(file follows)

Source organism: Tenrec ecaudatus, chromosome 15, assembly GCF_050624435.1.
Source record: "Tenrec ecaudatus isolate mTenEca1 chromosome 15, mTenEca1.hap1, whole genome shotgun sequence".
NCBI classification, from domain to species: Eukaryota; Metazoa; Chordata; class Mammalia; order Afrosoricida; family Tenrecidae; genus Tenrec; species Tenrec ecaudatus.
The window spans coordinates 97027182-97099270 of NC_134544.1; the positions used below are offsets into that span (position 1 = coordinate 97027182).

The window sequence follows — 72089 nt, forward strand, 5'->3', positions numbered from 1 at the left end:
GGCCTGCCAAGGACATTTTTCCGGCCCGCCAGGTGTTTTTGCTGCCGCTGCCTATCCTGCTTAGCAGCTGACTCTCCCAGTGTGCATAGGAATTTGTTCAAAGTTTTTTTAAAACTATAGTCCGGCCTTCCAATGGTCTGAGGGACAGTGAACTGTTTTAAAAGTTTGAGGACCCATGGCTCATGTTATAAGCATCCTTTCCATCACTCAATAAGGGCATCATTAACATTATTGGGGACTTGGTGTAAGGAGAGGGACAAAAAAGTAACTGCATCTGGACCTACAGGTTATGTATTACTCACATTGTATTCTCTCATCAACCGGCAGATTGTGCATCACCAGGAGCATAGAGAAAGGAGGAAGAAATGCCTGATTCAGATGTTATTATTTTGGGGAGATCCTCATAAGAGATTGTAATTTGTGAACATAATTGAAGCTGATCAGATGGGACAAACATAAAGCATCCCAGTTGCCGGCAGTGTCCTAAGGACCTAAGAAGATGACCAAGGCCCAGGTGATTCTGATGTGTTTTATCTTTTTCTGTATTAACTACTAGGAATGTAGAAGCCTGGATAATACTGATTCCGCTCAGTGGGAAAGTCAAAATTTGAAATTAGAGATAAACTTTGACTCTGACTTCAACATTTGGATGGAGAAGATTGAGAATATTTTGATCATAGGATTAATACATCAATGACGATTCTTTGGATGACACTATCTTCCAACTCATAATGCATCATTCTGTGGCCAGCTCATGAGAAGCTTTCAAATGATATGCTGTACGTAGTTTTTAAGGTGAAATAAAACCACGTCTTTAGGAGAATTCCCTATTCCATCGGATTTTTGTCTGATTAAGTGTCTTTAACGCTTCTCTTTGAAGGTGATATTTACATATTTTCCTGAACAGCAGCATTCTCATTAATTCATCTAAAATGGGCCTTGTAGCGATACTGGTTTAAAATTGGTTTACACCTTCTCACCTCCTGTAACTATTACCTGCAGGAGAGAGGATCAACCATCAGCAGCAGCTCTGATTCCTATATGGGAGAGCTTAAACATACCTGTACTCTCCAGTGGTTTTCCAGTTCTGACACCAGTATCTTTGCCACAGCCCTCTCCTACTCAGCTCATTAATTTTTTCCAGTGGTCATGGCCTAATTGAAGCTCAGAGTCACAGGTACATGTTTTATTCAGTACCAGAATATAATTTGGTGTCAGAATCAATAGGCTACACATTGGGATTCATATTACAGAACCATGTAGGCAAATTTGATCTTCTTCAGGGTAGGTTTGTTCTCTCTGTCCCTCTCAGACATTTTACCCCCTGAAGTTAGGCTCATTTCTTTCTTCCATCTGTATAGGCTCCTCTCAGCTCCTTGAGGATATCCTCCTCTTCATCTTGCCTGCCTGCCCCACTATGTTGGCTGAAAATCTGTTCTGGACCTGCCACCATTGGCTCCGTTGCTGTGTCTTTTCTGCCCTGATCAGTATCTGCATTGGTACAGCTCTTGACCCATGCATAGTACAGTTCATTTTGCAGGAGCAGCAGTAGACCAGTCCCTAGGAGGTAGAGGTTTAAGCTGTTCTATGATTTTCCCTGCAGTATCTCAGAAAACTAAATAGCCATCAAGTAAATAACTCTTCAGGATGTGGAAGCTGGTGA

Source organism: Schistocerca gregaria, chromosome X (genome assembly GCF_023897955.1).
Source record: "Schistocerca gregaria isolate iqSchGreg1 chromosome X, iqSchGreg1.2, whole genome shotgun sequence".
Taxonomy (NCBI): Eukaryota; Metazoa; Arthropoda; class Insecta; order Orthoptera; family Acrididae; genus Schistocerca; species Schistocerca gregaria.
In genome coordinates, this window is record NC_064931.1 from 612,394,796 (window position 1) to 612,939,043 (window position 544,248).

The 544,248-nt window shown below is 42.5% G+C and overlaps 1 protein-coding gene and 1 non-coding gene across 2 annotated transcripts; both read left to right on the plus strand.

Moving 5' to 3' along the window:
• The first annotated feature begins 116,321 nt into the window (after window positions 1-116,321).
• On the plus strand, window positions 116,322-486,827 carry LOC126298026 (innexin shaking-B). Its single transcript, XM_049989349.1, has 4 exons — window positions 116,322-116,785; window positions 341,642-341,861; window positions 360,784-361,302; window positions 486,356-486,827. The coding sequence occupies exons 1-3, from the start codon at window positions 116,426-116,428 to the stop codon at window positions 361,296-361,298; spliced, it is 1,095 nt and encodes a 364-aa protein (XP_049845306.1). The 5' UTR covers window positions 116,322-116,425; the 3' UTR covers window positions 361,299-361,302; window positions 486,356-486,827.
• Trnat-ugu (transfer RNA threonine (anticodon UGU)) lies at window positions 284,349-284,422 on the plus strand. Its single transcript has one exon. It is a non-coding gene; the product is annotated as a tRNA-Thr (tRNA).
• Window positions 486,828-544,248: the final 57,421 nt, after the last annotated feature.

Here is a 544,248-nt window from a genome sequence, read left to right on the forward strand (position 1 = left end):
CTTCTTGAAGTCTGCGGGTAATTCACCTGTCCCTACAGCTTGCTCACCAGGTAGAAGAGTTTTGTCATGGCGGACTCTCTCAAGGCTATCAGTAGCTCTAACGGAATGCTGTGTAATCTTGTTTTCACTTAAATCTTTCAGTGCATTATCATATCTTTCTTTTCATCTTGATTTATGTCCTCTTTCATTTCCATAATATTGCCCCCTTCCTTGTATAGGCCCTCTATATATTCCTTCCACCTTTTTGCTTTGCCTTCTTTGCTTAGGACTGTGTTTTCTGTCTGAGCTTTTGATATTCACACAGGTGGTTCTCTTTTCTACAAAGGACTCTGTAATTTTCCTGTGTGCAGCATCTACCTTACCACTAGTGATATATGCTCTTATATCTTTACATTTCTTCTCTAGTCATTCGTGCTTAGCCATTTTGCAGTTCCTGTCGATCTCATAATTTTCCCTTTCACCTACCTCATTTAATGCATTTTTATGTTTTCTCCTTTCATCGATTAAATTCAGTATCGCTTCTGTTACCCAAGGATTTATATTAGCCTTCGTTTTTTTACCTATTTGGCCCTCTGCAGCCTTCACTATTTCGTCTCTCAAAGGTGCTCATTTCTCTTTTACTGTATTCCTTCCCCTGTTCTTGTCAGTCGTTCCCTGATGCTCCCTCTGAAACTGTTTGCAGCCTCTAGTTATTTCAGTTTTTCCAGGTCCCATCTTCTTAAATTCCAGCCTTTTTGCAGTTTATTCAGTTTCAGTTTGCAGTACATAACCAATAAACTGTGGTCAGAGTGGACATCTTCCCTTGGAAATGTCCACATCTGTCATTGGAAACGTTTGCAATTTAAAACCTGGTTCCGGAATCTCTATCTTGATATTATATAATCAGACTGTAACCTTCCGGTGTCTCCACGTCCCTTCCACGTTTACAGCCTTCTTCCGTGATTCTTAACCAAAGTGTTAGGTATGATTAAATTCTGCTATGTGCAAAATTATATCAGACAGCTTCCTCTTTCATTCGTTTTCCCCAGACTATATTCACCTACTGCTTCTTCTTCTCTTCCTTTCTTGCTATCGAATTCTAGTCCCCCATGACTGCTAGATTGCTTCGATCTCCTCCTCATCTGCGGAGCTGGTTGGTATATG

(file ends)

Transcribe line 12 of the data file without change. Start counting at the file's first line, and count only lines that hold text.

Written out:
Moving 5' to 3' along the window: